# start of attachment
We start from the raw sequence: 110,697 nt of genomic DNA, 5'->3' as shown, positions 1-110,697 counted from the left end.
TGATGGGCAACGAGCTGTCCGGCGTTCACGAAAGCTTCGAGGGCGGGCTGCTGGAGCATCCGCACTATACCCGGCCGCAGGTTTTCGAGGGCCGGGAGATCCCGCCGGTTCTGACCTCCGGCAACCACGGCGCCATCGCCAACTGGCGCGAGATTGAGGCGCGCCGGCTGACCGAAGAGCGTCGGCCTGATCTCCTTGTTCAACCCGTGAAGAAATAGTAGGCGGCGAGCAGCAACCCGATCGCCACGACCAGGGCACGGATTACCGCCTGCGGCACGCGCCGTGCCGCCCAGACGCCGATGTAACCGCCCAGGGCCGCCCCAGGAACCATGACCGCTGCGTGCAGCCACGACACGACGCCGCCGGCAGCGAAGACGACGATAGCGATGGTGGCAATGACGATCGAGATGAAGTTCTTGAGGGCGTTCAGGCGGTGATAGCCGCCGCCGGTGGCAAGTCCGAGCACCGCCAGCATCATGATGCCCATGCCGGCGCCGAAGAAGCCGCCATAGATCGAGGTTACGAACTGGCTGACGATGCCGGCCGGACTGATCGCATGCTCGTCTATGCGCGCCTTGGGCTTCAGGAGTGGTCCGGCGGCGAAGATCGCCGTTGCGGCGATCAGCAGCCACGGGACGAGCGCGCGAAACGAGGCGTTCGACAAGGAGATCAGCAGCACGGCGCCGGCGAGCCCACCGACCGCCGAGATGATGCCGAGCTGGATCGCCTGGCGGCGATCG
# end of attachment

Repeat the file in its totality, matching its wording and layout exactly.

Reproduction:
We start from the raw sequence: 110,697 nt of genomic DNA, 5'->3' as shown, positions 1-110,697 counted from the left end.
TGATGGGCAACGAGCTGTCCGGCGTTCACGAAAGCTTCGAGGGCGGGCTGCTGGAGCATCCGCACTATACCCGGCCGCAGGTTTTCGAGGGCCGGGAGATCCCGCCGGTTCTGACCTCCGGCAACCACGGCGCCATCGCCAACTGGCGCGAGATTGAGGCGCGCCGGCTGACCGAAGAGCGTCGGCCTGATCTCCTTGTTCAACCCGTGAAGAAATAGTAGGCGGCGAGCAGCAACCCGATCGCCACGACCAGGGCACGGATTACCGCCTGCGGCACGCGCCGTGCCGCCCAGACGCCGATGTAACCGCCCAGGGCCGCCCCAGGAACCATGACCGCTGCGTGCAGCCACGACACGACGCCGCCGGCAGCGAAGACGACGATAGCGATGGTGGCAATGACGATCGAGATGAAGTTCTTGAGGGCGTTCAGGCGGTGATAGCCGCCGCCGGTGGCAAGTCCGAGCACCGCCAGCATCATGATGCCCATGCCGGCGCCGAAGAAGCCGCCATAGATCGAGGTTACGAACTGGCTGACGATGCCGGCCGGACTGATCGCATGCTCGTCTATGCGCGCCTTGGGCTTCAGGAGTGGTCCGGCGGCGAAGATCGCCGTTGCGGCGATCAGCAGCCACGGGACGAGCGCGCGAAACGAGGCGTTCGACAAGGAGATCAGCAGCACGGCGCCGGCGAGCCCACCGACCGCCGAGATGATGCCGAGCTGGATCGCCTGGCGGCGATCG